Whether you cashed in or buttomed out, there’s not a clear, defined guide to declaring activity involving the digital currency.
If you invested in Bitcoin in early April and sold all or some of that purchase off in the subsequent Bitcoin panic, chances are pretty good that you lost money. And, to add insult to injury, today’s tax day.
So how do you declare those losses?
The steep gain and big crash happened in the last couple of weeks, so unless you are filing on a fiscal year, those losses will need to wait until April of 2014 to be declared. But in the event that you lost any in 2012, or simply wish to get ahead of the game, we tried to find out how those losses would be treated by the United States Internal Revenue service (IRS).
On r/Bitcoin, Reddit’s forum for discussing the digital crypto-currency, user Micecream wrote, “I may be mistaken but I think people who lost money in the crash and have cashed out their BTC can count any losses towards a net capital loss for the year.”
On another thread, blackdawg wrote:
“I am confident that IRS would take the position that a gain caused by holding BTC would be taxable; so logically a loss caused by holding BTC would potentially be deductible. If the BTC was held for investment, I would treat it as a capital loss. If the BTC were held by an individual, unrelated to a trade or business, not for investment but merely to facilitate transactions, I would view that as a nondeductible loss.”
The Bitcoin wiki has several things to say about taxes and bitcoins.
“Anything that you receive as payment for goods or services is generally taxable income unless it is specifically exempted. That means, if you mow your neighbor’s lawn, it doesn’t matter if he pays you $20 in cash, or $20 worth of bitcoins. (Or $20 worth of tomatoes for that matter).” So if you have gotten paid the equivalent of $1,000 in Bitcoin for your wages, you’d have to pay the same income taxes as you would if you were paid in dollars.”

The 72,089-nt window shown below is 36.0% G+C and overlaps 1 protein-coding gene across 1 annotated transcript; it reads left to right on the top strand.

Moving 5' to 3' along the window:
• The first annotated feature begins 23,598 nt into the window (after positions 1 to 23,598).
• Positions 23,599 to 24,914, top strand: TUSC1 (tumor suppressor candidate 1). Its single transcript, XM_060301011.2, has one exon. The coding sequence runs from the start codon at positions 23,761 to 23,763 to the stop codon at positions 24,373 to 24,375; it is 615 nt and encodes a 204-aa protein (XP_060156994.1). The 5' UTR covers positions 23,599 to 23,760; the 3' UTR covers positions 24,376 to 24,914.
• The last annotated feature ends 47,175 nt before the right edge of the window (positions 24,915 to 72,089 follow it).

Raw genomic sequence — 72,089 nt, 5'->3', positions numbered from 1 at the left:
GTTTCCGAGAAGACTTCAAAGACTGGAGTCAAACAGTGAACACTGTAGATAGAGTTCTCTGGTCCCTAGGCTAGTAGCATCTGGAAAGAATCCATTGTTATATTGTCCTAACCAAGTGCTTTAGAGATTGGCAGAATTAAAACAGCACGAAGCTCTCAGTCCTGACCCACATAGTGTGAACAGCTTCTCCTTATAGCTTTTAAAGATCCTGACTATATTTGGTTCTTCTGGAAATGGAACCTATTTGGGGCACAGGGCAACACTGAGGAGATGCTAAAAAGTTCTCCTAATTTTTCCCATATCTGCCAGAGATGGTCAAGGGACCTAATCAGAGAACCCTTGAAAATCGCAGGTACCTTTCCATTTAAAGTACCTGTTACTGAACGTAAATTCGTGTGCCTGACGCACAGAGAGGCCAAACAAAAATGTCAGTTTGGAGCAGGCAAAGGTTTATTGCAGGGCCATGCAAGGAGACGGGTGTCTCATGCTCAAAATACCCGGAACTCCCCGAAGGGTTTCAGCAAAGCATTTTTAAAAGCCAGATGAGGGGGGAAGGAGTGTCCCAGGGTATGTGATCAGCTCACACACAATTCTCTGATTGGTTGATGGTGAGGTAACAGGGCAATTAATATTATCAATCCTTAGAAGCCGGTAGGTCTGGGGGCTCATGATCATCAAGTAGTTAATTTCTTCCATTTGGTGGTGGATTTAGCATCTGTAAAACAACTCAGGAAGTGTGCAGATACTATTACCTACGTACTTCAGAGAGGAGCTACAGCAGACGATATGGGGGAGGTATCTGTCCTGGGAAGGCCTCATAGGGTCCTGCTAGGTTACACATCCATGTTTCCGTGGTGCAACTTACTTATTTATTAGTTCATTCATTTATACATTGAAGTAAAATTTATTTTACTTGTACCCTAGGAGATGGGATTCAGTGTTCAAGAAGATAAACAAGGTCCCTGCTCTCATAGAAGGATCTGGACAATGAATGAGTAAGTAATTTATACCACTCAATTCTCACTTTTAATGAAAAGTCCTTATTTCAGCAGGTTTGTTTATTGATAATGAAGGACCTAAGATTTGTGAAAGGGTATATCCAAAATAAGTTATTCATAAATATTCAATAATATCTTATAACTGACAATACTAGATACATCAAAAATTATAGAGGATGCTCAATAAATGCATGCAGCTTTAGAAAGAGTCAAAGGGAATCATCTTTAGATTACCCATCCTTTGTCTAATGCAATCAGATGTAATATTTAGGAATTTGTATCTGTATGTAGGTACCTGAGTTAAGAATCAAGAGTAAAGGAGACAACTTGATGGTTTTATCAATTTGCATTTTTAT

There’s some confusion as to how the currency should be classified.
“In some jurisdictions, income earned through the process of buying and selling bitcoins would also be included in gross income, but would be treated as capital gains,” the wiki states.
Mining bitcoins, the process of creating of new blocks of the currency, is an even trickier scenario in terms of the tax liabilities.
“Since Bitcoins are currently traded in various online marketplaces,” wrote the Bitcoin wiki author, “when someone receives a Bitcoin, they can reasonably calculate it’s (sic) value in the local currency. Because of this, it is possible that the taxing authority will treat the receipt of a Bitcoin through a mining pool, or from an individual mining operation, as a taxable event…. When selling mined Bitcoins, however, you would also be taxed on the increase between the value you recorded them at when you first received them, and the value you sold them for.
“Another possibility is that the government will consider mined Bitcoins ‘intangible personal property’. As a rule, however, financial instruments are excluded from this particular category. The question is, are bitcoins a financial instrument, or rather, will the taxing authority consider them a financial instrument? We will have to wait and see if bitcoins become popular enough for a position to be taken on that.”
The IRS itself does not have any “guidance” documents that they have issued to date on Bitcoin. It seems inevitable that an interpretive document will be issued in the next year, given the losses many have experienced. But for now, there is no cut-and-dried pronouncement from the authority responsible for collecting, and enforcing the collection of, taxes.
The IRS, H&R Block, TurboTax did not respond to requests for comment.
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